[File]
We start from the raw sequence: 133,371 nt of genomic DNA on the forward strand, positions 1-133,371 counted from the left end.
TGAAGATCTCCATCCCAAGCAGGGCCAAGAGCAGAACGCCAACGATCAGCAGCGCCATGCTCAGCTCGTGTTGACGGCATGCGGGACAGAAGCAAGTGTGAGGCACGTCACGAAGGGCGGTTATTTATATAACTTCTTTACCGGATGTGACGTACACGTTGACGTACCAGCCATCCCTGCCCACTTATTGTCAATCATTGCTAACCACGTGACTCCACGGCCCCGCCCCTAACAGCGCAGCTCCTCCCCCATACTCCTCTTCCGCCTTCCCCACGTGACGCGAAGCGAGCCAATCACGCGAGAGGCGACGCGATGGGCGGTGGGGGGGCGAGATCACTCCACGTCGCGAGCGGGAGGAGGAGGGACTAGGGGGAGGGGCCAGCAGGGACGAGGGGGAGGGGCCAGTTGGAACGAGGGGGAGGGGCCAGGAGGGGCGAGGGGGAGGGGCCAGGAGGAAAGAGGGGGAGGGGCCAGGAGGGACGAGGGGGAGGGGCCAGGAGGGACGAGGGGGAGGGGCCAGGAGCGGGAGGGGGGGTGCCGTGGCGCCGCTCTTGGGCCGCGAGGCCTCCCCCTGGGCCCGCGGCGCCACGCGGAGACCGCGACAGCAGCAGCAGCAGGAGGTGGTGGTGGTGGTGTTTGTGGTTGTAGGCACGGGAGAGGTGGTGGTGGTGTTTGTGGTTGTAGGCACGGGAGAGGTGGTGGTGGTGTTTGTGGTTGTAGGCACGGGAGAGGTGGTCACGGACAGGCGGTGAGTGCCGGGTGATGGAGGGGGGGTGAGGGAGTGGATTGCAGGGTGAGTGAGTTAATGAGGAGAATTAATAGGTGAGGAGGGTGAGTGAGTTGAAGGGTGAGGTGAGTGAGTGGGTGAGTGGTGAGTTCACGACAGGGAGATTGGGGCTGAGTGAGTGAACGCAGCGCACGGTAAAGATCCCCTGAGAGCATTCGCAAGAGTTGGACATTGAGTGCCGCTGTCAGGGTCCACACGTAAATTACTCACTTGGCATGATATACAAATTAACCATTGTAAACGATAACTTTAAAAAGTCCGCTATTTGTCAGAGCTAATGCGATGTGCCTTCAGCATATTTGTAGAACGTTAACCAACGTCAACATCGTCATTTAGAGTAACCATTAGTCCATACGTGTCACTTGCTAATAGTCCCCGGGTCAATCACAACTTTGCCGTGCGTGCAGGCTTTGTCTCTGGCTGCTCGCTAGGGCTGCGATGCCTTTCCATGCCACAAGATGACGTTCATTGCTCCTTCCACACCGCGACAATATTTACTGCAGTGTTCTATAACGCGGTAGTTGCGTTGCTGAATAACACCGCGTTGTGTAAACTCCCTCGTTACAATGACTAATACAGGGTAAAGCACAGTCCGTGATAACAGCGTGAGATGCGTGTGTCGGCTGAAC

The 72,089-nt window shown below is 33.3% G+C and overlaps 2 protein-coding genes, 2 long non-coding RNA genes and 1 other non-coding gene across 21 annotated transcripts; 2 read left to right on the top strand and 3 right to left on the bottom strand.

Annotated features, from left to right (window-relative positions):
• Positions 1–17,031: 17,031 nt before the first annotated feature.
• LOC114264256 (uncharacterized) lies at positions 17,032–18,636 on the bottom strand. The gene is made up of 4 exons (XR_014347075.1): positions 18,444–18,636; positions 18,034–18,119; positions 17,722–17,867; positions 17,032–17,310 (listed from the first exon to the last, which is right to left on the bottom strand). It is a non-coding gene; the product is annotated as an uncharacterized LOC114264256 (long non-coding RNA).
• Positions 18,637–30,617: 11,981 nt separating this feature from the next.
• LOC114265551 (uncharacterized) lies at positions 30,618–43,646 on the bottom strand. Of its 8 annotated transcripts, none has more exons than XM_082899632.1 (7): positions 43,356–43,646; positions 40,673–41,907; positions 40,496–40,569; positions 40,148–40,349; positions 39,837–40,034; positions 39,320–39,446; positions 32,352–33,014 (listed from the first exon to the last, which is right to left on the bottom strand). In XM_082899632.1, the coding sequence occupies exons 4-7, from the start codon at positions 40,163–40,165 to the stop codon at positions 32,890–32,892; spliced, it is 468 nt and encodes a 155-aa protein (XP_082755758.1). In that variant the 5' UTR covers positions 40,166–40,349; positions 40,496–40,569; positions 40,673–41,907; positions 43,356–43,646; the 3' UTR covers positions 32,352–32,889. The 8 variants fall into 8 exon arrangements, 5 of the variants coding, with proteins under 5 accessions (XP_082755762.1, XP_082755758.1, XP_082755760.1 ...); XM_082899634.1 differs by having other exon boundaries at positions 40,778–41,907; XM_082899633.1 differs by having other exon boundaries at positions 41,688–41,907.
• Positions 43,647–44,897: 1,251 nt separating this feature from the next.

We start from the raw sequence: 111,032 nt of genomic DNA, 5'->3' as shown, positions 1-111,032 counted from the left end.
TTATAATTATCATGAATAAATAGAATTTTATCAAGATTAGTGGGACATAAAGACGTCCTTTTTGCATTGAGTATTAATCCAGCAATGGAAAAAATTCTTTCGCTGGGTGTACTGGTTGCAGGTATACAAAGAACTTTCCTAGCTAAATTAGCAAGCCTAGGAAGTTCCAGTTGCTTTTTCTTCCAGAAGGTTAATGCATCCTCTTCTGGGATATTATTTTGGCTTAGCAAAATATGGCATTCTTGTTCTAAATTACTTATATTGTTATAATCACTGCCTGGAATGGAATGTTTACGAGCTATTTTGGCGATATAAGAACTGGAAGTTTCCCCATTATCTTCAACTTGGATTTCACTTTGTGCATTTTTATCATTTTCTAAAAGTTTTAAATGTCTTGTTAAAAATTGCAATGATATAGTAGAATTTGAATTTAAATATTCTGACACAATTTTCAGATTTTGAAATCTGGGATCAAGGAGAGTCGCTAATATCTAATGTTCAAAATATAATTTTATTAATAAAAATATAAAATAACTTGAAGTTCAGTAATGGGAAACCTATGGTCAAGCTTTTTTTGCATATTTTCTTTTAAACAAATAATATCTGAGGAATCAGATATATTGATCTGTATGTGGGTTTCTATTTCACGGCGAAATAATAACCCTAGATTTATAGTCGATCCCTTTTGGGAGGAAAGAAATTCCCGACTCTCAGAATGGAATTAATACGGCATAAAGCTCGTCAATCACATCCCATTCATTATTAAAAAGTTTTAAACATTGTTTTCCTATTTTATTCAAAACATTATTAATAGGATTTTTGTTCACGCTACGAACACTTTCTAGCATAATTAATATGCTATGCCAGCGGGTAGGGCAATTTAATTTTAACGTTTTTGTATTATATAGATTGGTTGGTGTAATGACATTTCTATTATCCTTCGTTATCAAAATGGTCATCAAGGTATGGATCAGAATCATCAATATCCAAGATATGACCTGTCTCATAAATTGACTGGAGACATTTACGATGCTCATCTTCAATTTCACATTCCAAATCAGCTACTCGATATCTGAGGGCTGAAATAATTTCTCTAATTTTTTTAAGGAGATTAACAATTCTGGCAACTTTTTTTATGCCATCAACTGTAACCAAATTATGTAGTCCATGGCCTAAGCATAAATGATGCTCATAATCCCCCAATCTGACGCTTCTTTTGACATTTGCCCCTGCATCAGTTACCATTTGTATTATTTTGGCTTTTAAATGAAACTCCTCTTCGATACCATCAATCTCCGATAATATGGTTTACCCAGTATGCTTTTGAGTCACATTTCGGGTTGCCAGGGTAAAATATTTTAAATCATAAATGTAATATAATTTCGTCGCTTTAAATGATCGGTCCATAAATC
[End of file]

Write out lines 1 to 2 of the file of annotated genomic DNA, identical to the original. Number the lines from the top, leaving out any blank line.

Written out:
We start from the raw sequence: 133,371 nt of genomic DNA on the forward strand, positions 1-133,371 counted from the left end.
TGAAGATCTCCATCCCAAGCAGGGCCAAGAGCAGAACGCCAACGATCAGCAGCGCCATGCTCAGCTCGTGTTGACGGCATGCGGGACAGAAGCAAGTGTGAGGCACGTCACGAAGGGCGGTTATTTATATAACTTCTTTACCGGATGTGACGTACACGTTGACGTACCAGCCATCCCTGCCCACTTATTGTCAATCATTGCTAACCACGTGACTCCACGGCCCCGCCCCTAACAGCGCAGCTCCTCCCCCATACTCCTCTTCCGCCTTCCCCACGTGACGCGAAGCGAGCCAATCACGCGAGAGGCGACGCGATGGGCGGTGGGGGGGCGAGATCACTCCACGTCGCGAGCGGGAGGAGGAGGGACTAGGGGGAGGGGCCAGCAGGGACGAGGGGGAGGGGCCAGTTGGAACGAGGGGGAGGGGCCAGGAGGGGCGAGGGGGAGGGGCCAGGAGGAAAGAGGGGGAGGGGCCAGGAGGGACGAGGGGGAGGGGCCAGGAGGGACGAGGGGGAGGGGCCAGGAGCGGGAGGGGGGGTGCCGTGGCGCCGCTCTTGGGCCGCGAGGCCTCCCCCTGGGCCCGCGGCGCCACGCGGAGACCGCGACAGCAGCAGCAGCAGGAGGTGGTGGTGGTGGTGTTTGTGGTTGTAGGCACGGGAGAGGTGGTGGTGGTGTTTGTGGTTGTAGGCACGGGAGAGGTGGTGGTGGTGTTTGTGGTTGTAGGCACGGGAGAGGTGGTCACGGACAGGCGGTGAGTGCCGGGTGATGGAGGGGGGGTGAGGGAGTGGATTGCAGGGTGAGTGAGTTAATGAGGAGAATTAATAGGTGAGGAGGGTGAGTGAGTTGAAGGGTGAGGTGAGTGAGTGGGTGAGTGGTGAGTTCACGACAGGGAGATTGGGGCTGAGTGAGTGAACGCAGCGCACGGTAAAGATCCCCTGAGAGCATTCGCAAGAGTTGGACATTGAGTGCCGCTGTCAGGGTCCACACGTAAATTACTCACTTGGCATGATATACAAATTAACCATTGTAAACGATAACTTTAAAAAGTCCGCTATTTGTCAGAGCTAATGCGATGTGCCTTCAGCATATTTGTAGAACGTTAACCAACGTCAACATCGTCATTTAGAGTAACCATTAGTCCATACGTGTCACTTGCTAATAGTCCCCGGGTCAATCACAACTTTGCCGTGCGTGCAGGCTTTGTCTCTGGCTGCTCGCTAGGGCTGCGATGCCTTTCCATGCCACAAGATGACGTTCATTGCTCCTTCCACACCGCGACAATATTTACTGCAGTGTTCTATAACGCGGTAGTTGCGTTGCTGAATAACACCGCGTTGTGTAAACTCCCTCGTTACAATGACTAATACAGGGTAAAGCACAGTCCGTGATAACAGCGTGAGATGCGTGTGTCGGCTGAAC